They're invisible. Maybe they're dead. It's unclear whether they're evil or not. But they live in a house at the National Institute of Standards and Technology — taking showers, using the blender, running the dishwasher. "They" aren't people. They're programs, designed to replicate the day-to-day activities of humans in a fully automated experimental house.
They will use energy like any other family for a year — the lights will get flipped on and off, and the shower will run and stop. They'll exist in peace for a year, and in that year they will demonstrate that a fully energy-efficient house can be "net zero," not consuming more energy than it produces. Environment reporter Sabri Ben-Achour took a tour of the house, and talked with Hunter Fanney who's chief of the Energy and Environment division here at the National Institute of Standards and Technology. Following are highlights of their conversation.
Fanney on what the house is like: "What we're looking at is our net zero energy residential test facility. It's a 2,700 square foot home, 1,500 square foot basement. There's three bedrooms, three baths in the home. Yet, it has energy production capabilities on it. If you look at the main roof of the house, you see a large solar system... that's to convert sunlight into electricity. And on the porch, you actually see some additional solar collectors — they're solar thermal collectors that convert sunlight into hot water. This home is designed with two objectives in mind. It's to show that we can meet net zero — that is, have a zero energy bill over the course of a year. The second long-term objective is to provide a test bed so we can evaluate energy efficient technologies of the future."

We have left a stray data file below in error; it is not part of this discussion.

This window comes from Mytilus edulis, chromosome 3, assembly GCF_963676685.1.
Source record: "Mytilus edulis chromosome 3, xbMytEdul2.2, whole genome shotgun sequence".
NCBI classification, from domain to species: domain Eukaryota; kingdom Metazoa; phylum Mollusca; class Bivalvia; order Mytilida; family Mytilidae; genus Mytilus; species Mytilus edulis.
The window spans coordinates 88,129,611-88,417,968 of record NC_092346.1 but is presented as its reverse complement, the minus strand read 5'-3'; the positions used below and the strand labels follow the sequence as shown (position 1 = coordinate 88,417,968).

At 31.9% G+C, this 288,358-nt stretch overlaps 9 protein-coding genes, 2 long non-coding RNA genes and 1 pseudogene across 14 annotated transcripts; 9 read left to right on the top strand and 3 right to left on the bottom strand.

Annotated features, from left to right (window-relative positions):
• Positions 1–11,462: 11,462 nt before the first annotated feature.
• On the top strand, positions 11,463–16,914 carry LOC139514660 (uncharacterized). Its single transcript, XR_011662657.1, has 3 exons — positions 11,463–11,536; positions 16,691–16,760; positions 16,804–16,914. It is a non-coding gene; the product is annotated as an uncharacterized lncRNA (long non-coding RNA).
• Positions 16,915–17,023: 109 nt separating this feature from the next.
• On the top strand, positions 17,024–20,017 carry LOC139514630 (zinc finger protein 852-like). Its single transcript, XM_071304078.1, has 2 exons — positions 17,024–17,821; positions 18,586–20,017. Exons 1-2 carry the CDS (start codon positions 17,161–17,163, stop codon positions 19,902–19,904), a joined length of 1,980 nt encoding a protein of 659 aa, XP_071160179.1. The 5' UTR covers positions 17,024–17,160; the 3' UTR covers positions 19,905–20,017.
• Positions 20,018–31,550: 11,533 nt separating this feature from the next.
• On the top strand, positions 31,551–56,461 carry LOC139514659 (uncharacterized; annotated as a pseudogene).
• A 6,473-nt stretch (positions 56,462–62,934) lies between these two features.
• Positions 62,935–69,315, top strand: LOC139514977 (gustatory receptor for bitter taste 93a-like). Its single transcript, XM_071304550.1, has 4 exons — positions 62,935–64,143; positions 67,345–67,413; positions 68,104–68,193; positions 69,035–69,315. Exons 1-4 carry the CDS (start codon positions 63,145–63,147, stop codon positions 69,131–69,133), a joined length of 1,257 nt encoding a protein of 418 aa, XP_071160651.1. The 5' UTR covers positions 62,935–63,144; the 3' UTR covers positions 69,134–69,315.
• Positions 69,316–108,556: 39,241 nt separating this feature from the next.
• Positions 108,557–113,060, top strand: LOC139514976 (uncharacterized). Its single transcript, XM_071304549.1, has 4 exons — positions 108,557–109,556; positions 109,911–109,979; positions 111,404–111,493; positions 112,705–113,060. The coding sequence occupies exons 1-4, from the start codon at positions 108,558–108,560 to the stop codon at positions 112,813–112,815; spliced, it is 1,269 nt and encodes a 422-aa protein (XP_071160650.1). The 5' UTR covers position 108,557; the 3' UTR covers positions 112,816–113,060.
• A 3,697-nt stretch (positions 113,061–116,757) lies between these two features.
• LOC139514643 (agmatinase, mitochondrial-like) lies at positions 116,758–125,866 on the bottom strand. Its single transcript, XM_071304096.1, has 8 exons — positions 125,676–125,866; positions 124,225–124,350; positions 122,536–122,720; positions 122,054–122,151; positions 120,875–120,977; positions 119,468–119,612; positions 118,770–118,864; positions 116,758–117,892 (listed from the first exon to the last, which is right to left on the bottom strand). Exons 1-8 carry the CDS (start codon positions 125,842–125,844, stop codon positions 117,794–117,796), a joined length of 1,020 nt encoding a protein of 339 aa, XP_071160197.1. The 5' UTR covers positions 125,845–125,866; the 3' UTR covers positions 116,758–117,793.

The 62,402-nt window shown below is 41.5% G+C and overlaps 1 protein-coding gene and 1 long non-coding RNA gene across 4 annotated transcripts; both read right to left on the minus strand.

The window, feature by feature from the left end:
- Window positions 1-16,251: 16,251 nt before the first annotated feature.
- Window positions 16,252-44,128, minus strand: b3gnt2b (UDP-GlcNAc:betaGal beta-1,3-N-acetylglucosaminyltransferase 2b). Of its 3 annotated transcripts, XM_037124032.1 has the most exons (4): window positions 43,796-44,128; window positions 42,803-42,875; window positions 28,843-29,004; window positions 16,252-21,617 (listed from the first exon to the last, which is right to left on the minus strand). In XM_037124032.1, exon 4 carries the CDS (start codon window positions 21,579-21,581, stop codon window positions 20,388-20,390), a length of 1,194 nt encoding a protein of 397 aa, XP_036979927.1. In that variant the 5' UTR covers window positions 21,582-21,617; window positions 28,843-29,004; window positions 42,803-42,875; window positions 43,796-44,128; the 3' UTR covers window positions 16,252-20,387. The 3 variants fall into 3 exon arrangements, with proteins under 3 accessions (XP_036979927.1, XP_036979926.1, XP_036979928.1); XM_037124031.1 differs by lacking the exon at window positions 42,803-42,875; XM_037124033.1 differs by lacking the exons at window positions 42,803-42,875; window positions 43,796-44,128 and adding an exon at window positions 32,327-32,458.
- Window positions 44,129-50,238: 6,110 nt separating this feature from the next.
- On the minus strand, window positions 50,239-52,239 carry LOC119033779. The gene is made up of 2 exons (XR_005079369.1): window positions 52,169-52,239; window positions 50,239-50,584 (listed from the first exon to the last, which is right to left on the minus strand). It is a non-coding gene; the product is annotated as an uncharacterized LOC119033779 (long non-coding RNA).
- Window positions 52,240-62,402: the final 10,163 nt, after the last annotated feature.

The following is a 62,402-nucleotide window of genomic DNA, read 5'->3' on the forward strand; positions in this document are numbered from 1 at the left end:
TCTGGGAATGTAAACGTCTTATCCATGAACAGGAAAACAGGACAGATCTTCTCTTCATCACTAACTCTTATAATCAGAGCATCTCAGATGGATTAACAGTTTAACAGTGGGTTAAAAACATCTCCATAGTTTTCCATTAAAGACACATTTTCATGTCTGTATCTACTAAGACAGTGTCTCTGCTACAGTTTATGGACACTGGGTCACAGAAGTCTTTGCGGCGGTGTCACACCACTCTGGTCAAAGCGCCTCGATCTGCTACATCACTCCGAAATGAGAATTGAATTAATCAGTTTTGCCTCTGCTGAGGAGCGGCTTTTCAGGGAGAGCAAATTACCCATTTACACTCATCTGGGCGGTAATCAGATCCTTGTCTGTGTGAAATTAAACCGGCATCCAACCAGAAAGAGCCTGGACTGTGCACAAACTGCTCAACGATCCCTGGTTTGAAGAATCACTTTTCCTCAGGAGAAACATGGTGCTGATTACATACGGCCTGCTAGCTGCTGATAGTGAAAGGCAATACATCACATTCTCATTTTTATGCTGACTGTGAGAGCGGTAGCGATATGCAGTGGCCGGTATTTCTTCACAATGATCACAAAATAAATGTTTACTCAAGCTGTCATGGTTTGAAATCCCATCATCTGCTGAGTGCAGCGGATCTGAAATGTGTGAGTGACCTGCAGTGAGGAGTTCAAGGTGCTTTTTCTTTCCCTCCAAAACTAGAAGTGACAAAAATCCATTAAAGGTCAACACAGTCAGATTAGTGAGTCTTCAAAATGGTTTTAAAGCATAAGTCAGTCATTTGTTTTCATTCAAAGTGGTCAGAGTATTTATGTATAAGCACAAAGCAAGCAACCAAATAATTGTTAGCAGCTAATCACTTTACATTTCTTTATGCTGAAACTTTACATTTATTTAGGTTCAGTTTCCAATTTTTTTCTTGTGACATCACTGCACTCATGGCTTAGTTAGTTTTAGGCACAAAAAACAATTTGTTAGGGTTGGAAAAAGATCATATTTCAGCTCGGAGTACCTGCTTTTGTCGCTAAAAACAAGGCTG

Fanney on the "people" or robots that live in the house: "There are actually four people living there. There are two working adults, a 14-year-old and an 8-year-old, but they're virtual people. So, we can control every movement throughout the day. We tell them when to get up. We tell them when to turn on each light. We tell them when to take a shower, how long a shower is. Everything is scripted. So, all of these actions actually take place. The washer and dryer, it all runs as a normal family of four would use it."
Fanney on building an energy efficient house: "You really want to build this like a thermos jug. You want to minimize all the heat loss, heat gain and you want to build it as tight as possible. We added four inches of insulation to the exterior. It turns out in the U.S., about 20 percent of the energy that leaves a heat pump or air conditioner never gets into the space, because of air leakage from the ductwork. Here, we can deliver it through a normal duct system, but everything's in the conditioned space. So if you lose any energy, it's still in the house."
Fanney on what they will use the gathered information for: "We'd like to look at the effectiveness of distributing heat. We want to look at: do we actually have methods of test and metrics in place that will allow us to assess the relative effectiveness of these different geothermal loops in the house? It's really to develop the measurement science and the metrics to promote energy efficiency, because, right now, for a lot of the energy efficient technologies, those guides are not in place."
[Music: "Our House (Instrumental Mad House Dub Mix)" by Madness]
David Hawkings, political columnist at Hawkings Here for Roll Call, talks about the latest behind a Virginia lawmaker's push to get a high-skill immigration bill in the House.